Was he not aware that the UK also stands behind the damaging Economic Partnership Agreements designed to open markets in African, Caribbean and Pacific countries, exposing small-scale producers to overwhelming competition from powerful multinationals? Did he not know that the UK has taken the lead in promoting privatisation of public services in developing countries, despite the increase in poverty this has brought to millions of peoples in Africa, Latin America and elsewhere? Was he aware that the department for international development (DfID) has channelled millions from the aid budget to privatisation consultants such as KPMG, PricewaterhouseCoopers and the Adam Smith Institute, engaged to "advise" developing country government on the privatisation of their public services?

What about the UK government's efforts to undermine international calls to hold multinational corporations to account for their activities overseas, championing the voluntary alternative of "corporate social responsibility" rather than corporate regulation? What about the arms industry, and Britain's seemingly unquenchable thirst to sell to the poorest and most volatile of dictatorships?

After all the excitement of the Live8 crowd, and the self-congratulation of the organisers for what we should acknowledge was perhaps the greatest rock music spectacle the world has seen, what will have been achieved? Beside the thrill of seeing some of the greatest artists alive perform, has Blair – the same politician who misled the world over WMD in Iraq – managed to reinvent his legacy as the prophet of the social justice movement? Has the consciousness of the world really been raised, or have the consciences of the political leaders simply been soothed?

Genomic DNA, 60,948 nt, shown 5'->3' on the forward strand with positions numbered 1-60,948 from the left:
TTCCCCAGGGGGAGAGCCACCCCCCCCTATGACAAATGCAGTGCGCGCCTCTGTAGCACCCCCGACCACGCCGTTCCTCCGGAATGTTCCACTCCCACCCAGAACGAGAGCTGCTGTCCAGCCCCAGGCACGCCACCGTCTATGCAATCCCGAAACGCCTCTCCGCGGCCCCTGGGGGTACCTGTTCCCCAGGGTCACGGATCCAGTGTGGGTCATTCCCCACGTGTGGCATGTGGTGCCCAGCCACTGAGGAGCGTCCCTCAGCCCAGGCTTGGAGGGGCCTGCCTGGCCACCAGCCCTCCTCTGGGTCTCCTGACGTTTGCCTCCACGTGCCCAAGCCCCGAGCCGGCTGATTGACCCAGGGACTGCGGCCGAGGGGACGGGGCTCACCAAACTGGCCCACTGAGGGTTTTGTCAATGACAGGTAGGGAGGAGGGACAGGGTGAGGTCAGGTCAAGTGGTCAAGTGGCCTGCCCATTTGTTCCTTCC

In Scotland, we were making concrete demands from the G8 leaders, to stop imposing the neo-liberal policies that have contributed to exacerbating poverty in the developing world; perhaps our aims were a little too unsettling, and a little too unpalatable, for Bono and Bob. By ignoring the real issues in the Make Poverty History campaign and by embracing politicians with uncritical enthusiasm, they have undermined the real movement for change, and helped to preserve the cycle that keeps the developing world subjugated to the financial institutions that are making poverty inevitable.

You may wonder why I feel so deeply about these issues. I was born in one of the eighteen countries in the debt relief package – Nicaragua, the second poorest country in the southern hemisphere. Throughout my life I have seen firsthand the devastating effect of poverty on children’s lives; for me, witnessing the death of a child is not just a dramatic click of a finger, it is a terrible tragedy.

Bono and Bob Geldof’s blind ambition has led them to legitimise and praise George W Bush and Tony Blair, perpetrators of the objectionable policies that are causing the demise of millions of innocent people throughout the developing world. Although one cannot deny they have succeeded in bringing attention to Africa, one feels betrayed by their moral ambiguity and soundbite propaganda which have obscured and watered down the real issues at stake.

This article was originally published in the New Statesman

Further Links:

The Right Livelihood Award

G8 UK Government site